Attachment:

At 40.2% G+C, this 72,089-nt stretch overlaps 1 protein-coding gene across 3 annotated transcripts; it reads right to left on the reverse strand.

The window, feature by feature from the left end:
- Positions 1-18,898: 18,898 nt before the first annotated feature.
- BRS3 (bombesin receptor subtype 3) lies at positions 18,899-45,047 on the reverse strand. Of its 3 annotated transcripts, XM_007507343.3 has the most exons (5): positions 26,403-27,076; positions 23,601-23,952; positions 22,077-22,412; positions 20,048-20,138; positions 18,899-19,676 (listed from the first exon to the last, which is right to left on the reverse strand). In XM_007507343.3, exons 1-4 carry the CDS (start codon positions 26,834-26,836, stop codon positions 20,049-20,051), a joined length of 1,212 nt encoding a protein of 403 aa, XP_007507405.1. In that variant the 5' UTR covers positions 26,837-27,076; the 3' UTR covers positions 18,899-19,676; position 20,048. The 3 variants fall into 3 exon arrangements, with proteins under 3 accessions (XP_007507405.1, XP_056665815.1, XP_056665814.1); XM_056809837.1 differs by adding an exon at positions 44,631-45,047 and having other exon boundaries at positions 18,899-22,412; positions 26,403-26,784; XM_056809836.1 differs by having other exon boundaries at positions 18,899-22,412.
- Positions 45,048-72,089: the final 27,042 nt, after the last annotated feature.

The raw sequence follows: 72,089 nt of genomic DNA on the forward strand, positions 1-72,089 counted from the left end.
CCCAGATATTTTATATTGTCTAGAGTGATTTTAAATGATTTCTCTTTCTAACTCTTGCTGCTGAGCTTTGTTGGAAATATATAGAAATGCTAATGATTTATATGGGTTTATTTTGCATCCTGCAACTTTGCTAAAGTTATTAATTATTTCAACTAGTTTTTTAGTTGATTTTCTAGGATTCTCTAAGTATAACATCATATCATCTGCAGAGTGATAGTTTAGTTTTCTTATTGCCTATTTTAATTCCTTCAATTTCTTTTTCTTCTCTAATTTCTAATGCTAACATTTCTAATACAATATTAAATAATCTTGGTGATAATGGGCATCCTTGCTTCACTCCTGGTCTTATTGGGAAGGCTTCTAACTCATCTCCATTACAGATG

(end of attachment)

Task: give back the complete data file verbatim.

At 40.2% G+C, this 72,089-nt stretch overlaps 1 protein-coding gene across 3 annotated transcripts; it reads right to left on the reverse strand.

The window, feature by feature from the left end:
- Positions 1-18,898: 18,898 nt before the first annotated feature.
- BRS3 (bombesin receptor subtype 3) lies at positions 18,899-45,047 on the reverse strand. Of its 3 annotated transcripts, XM_007507343.3 has the most exons (5): positions 26,403-27,076; positions 23,601-23,952; positions 22,077-22,412; positions 20,048-20,138; positions 18,899-19,676 (listed from the first exon to the last, which is right to left on the reverse strand). In XM_007507343.3, exons 1-4 carry the CDS (start codon positions 26,834-26,836, stop codon positions 20,049-20,051), a joined length of 1,212 nt encoding a protein of 403 aa, XP_007507405.1. In that variant the 5' UTR covers positions 26,837-27,076; the 3' UTR covers positions 18,899-19,676; position 20,048. The 3 variants fall into 3 exon arrangements, with proteins under 3 accessions (XP_007507405.1, XP_056665815.1, XP_056665814.1); XM_056809837.1 differs by adding an exon at positions 44,631-45,047 and having other exon boundaries at positions 18,899-22,412; positions 26,403-26,784; XM_056809836.1 differs by having other exon boundaries at positions 18,899-22,412.
- Positions 45,048-72,089: the final 27,042 nt, after the last annotated feature.

The raw sequence follows: 72,089 nt of genomic DNA on the forward strand, positions 1-72,089 counted from the left end.
CCCAGATATTTTATATTGTCTAGAGTGATTTTAAATGATTTCTCTTTCTAACTCTTGCTGCTGAGCTTTGTTGGAAATATATAGAAATGCTAATGATTTATATGGGTTTATTTTGCATCCTGCAACTTTGCTAAAGTTATTAATTATTTCAACTAGTTTTTTAGTTGATTTTCTAGGATTCTCTAAGTATAACATCATATCATCTGCAGAGTGATAGTTTAGTTTTCTTATTGCCTATTTTAATTCCTTCAATTTCTTTTTCTTCTCTAATTTCTAATGCTAACATTTCTAATACAATATTAAATAATCTTGGTGATAATGGGCATCCTTGCTTCACTCCTGGTCTTATTGGGAAGGCTTCTAACTCATCTCCATTACAGATG